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November 10, 2015

It's unusual to hear a politician ridicule about half her constituents on national television, but certain topics simply supersede politics. For Sen. Claire McCaskill (D-Mo.), that issue is apparently mansplaining. Or maybe just men talking? As one of 20 women in the Senate, she wants more women to run for office, she said for Monday's Late Show, "but equally important is encouraging more men to sometimes just shut the hell up." She quickly clarified, sort of, telling the world's men: "It's not that women don't value your thoughts, it's just that we don't value all of them."

What topics should men just shut up about? Don't worry: McCaskill had a list. An incomplete catalog includes "what women do with their bodies," "who the next James Bond should be," Star Wars, selfies, pantsuits, millennials, "Star Wars again," all art, carbs, and turkey brining. But she did throw in a little consolation prize for men: "If you can control yourselves and hold back from further expressing your opinions on any of these topics, we'll let you keep weighing in on marijuana legalization — but that's a huge, big 'if.'" Brave? Foolish? Funny? All of the above? Watch below. But perhaps we'd have a better sense if Stephen Colbert invited one of McCaskill's male colleagues on to give his list of topics men don't want to hear women talk about anymore. Anyone? Anyone? Peter Weber

9:58 a.m. ET
Saul Loeb/Getty Images

President Trump continues to have record-low approval ratings with the general public, but he is maintaining his core base of supporters, finds a Washington Post/ABC News poll released Sunday in advance of the 100-day mark of Trump's presidency on April 29. Just 42 percent of Americans approve of the job Trump is doing so far, compared to an average of 69 percent approval for past presidents around the same time in their administrations.

A majority of respondents said Trump does not understand their problems, is not trustworthy, has yet to score a major accomplishment as president, and is not guided by a clear set of principles. However, more Americans say Democrats are out of step with the public than feel the same about the GOP, and 96 percent of Trump voters said they would back him again today. Bonnie Kristian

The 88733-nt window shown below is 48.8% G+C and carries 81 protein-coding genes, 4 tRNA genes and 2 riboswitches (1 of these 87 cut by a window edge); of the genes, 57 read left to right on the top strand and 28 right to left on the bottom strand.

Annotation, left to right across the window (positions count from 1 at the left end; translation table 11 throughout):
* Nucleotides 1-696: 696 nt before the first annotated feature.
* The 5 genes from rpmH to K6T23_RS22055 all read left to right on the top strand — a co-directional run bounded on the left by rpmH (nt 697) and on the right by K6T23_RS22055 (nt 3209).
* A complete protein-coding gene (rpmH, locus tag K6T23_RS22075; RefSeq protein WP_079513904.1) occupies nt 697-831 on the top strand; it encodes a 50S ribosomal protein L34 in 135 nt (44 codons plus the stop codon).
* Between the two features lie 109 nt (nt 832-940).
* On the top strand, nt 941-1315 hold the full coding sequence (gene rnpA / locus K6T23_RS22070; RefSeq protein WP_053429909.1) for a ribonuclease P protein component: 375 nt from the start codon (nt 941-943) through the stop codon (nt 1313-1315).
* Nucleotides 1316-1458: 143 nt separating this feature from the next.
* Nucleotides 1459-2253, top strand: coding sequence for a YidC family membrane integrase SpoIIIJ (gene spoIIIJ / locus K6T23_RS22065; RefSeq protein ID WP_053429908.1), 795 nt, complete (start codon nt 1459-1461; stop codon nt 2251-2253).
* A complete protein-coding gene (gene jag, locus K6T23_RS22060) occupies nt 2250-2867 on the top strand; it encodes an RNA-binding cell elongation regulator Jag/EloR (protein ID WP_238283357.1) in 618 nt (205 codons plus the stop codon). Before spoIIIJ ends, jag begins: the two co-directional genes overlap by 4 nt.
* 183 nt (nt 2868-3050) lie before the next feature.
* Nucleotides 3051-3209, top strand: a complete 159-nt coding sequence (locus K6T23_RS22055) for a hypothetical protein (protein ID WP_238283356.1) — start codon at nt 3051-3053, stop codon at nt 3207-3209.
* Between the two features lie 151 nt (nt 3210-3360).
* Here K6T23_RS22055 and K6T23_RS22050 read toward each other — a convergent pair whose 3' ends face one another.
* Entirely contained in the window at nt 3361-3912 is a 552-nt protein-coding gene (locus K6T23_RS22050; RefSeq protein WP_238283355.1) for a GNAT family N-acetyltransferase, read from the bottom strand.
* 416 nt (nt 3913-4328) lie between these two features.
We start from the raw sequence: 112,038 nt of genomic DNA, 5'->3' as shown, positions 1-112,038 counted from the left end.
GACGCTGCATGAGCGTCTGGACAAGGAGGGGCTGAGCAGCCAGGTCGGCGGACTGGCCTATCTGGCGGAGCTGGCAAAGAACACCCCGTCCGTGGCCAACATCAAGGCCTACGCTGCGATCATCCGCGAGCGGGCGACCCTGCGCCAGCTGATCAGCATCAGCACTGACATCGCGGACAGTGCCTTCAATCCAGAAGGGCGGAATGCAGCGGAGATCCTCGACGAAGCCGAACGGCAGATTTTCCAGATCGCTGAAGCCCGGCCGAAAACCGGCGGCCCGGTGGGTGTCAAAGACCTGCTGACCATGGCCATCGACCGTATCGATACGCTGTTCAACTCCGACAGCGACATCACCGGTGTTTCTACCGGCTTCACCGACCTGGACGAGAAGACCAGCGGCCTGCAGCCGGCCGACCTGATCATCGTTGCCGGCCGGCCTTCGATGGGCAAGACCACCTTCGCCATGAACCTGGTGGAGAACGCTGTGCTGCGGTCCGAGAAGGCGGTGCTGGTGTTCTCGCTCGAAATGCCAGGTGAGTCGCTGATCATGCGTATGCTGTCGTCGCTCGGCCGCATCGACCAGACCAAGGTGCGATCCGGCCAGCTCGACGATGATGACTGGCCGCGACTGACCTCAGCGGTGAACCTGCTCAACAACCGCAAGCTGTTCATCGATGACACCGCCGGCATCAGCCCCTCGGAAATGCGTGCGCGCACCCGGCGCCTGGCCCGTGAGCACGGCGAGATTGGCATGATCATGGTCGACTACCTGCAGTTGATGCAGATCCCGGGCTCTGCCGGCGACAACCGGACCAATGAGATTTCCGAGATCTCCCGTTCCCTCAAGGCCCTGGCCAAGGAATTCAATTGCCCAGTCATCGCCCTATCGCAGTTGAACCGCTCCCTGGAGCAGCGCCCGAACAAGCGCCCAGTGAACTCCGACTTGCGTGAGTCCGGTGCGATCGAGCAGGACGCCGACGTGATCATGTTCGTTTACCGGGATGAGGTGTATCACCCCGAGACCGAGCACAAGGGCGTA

8:34 a.m. ET
U.S. Navy/Getty Images

North Korea on Sunday said it is prepared to bomb the USS Carl Vinson, a U.S. aircraft carrier leading a Navy carrier strike group toward North Korea in a show of force.

"Our revolutionary forces are combat-ready to sink a U.S. nuclear powered aircraft carrier with a single strike," said an editorial in a newspaper run by the Kim Jong Un regime's Workers' Party. The article called the ship a "gross animal" and the potential strike "an actual example to show our military's force."

The carrier strike group was first said to be on its way toward North Korea in early April, only to be sighted thousands of miles away, near Singapore. The Trump administration blamed the confusion on miscommunication, and the Vinson is noq in transit to the Sea of Japan off the coast of North Korea. Bonnie Kristian

8:17 a.m. ET
Jeff J. Mitchell/Getty Images

French citizens head to the polls Sunday to vote in a runoff election that will pare down a field of 11 presidential candidates to the top two.

No one candidate is expected to take an outright majority; rather, four candidates are in contention to make it to the second round: far-right nationalist Marine Le Pen, center-right François Fillon, centrist Emmanuel Macron, and far-left populist Jean-Luc Mélenchon. Of these, Le Pen and Macron are generally considered the frontrunners in a close race, and Le Pen — an immigration and war on terror hardliner — is thought to benefit from the fear created by Thursday's terrorist attack in Paris.

France has a prime minister as well as a president; the current PM is a member of the Socialist Party. The prime minister is generally tasked with domestic policy while the president's focus is foreign affairs.

The vote between Sunday's winners will be cast May 7. In the meantime, read The Week's guide to France's populist uprising, including a description of the top four contenders. Bonnie Kristian

April 22, 2017